— -- When the police knocked on Dan Shepherd’s door yesterday morning, he couldn't imagine why.
“I just heard a banging on my door and I go downstairs and see a cop getting ready to leave, so I pondered for a second and I thought, ‘I better get this over with,’” Shepherd, 31, joked to ABC News about the strange occurrence.
But he wasn't in trouble.
“I went out there and he had the wallet in his hand and was asking if I was Mr. Shepherd," he recounted. "He said, ‘I found your wallet, sir.’”
Shepherd, of Warrenton, Virginia, said about six years ago, his wallet was taken from his car, along with his spare change and oddly enough, his ash tray.
“It was my fault because I left the door unlocked in my car. I learned my lesson on that one,” Shepherd said. “It was right out in front of my condo.”
Amazingly enough, a card featuring an Irish poem -- which was very sentimental to him -- was still inside.
A cop told him the wallet had been found “‘In a construction site a few minutes down the road,’” Shepherd said.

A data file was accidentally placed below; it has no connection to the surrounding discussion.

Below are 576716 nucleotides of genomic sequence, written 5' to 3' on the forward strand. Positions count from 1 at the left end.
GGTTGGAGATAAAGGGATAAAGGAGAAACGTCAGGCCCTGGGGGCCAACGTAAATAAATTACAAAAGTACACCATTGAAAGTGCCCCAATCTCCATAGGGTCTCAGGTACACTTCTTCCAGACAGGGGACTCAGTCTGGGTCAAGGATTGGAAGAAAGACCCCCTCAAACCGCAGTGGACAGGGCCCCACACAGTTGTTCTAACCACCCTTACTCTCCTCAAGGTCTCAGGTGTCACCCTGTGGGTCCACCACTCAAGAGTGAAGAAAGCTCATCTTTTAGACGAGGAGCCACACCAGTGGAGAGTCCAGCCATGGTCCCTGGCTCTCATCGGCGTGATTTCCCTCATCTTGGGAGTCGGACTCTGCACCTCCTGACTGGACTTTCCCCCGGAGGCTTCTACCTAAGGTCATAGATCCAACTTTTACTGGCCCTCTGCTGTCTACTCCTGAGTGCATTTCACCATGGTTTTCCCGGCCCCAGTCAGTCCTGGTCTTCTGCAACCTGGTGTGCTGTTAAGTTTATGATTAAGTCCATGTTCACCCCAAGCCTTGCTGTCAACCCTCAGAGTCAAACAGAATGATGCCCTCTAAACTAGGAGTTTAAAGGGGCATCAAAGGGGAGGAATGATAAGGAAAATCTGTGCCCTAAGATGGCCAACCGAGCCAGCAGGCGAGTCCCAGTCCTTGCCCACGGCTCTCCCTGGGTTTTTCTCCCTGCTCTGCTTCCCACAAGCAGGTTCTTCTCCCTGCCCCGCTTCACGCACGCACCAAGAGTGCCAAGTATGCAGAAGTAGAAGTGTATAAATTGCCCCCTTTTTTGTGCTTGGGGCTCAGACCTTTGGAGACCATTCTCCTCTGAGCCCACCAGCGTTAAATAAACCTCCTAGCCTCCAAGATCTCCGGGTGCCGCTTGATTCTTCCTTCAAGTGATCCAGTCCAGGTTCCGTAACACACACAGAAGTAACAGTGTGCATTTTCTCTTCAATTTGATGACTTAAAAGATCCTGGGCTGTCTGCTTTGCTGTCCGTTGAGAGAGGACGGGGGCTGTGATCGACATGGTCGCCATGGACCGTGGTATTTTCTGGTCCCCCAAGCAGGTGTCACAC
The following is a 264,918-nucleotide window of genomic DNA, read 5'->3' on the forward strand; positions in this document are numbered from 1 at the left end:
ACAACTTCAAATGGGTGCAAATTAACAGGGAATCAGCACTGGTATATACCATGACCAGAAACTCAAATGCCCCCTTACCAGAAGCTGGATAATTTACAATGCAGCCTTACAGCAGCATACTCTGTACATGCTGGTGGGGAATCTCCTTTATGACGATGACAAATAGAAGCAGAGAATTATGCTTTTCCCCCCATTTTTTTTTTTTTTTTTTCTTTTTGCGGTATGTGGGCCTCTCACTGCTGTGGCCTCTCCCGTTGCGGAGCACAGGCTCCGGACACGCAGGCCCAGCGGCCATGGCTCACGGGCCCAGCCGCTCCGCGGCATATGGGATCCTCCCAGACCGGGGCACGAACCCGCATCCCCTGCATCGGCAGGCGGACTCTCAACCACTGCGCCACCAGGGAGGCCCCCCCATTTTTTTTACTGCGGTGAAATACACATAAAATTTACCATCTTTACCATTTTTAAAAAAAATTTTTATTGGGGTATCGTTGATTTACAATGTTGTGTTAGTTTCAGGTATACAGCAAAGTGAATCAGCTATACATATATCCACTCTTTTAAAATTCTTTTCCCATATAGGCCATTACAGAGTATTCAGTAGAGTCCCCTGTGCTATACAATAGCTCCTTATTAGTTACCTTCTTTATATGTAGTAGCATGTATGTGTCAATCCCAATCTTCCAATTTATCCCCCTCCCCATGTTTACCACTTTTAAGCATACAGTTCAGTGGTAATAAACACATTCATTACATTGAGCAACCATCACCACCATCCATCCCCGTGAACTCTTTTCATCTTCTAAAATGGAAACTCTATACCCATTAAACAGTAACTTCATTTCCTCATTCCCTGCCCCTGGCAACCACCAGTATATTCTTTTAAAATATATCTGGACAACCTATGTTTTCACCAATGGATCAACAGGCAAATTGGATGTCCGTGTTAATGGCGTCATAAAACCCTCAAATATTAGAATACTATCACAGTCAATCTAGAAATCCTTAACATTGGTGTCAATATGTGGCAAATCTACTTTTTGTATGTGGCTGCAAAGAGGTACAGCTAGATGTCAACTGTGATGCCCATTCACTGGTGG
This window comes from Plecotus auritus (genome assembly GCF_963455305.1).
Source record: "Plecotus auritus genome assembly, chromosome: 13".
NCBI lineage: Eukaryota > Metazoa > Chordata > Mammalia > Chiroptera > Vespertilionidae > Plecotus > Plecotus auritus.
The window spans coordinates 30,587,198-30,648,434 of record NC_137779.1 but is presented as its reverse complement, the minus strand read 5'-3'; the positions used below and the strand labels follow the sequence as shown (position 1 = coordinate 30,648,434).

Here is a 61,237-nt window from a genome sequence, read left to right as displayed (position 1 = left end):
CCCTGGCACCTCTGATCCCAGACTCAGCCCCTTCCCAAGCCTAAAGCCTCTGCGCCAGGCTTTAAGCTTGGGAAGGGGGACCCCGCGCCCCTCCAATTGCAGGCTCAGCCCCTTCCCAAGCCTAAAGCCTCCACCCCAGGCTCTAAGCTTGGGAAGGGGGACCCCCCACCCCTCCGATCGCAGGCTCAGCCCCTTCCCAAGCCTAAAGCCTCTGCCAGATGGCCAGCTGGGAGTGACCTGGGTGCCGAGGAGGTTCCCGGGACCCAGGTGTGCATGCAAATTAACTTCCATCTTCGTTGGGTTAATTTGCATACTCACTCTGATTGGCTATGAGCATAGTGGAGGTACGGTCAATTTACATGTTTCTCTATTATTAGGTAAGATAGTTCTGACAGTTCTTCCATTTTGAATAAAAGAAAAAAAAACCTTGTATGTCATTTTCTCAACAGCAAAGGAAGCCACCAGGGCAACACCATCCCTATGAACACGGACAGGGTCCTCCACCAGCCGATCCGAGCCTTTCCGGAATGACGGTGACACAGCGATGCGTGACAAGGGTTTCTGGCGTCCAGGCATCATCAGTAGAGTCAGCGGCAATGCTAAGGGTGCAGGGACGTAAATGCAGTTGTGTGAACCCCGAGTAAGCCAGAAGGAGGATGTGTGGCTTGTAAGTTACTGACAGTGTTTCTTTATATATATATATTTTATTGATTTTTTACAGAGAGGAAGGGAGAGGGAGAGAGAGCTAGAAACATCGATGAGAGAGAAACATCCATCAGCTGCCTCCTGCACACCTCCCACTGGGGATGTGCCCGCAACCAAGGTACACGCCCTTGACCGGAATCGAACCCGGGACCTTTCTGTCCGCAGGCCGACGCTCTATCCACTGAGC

During the building process, "in tearing up the ground and all that, the wallet just popped out," a rep for the Warrenton Police said. "The construction crew called us and one of our supervisors went out there to get it and he probably just went by to knock on this man’s door."
At the time the wallet was stolen, the construction site “would have just been woods or a marsh or something,” Shepherd recalled. “I assume whoever stole it just took the cash and threw it out the car or chucked it into the woods.”
But of all the things that were in his wallet, like credit cards, $60 to $70 cash, his ID or even his parents’ house key, he was more concerned about the card with the Irish poem.
“I got it in Ireland and gave it to my mom, and then a few years ago she gave it back to me when I was having a really rough time and said I needed it," Shepherd said. "A really good friend of mine had died.”
“Credit cards and IDs, you can get all that back, but a sentimental thing like that is so hard to replace,” he added.
When he told his mom the lucky card has finally made its way home, “She was excited,” he said. “She just said out loud, ‘I guess it worked.’”
Shepherd said he plans to put his lucky charm into his new wallet.
But as for his Blockbuster Video card, Hollywood Video card or his unused Borders book store gift card, “it doesn’t matter because they shut down, so I lost out on that guy,” he joked. “It really is like a time capsule.”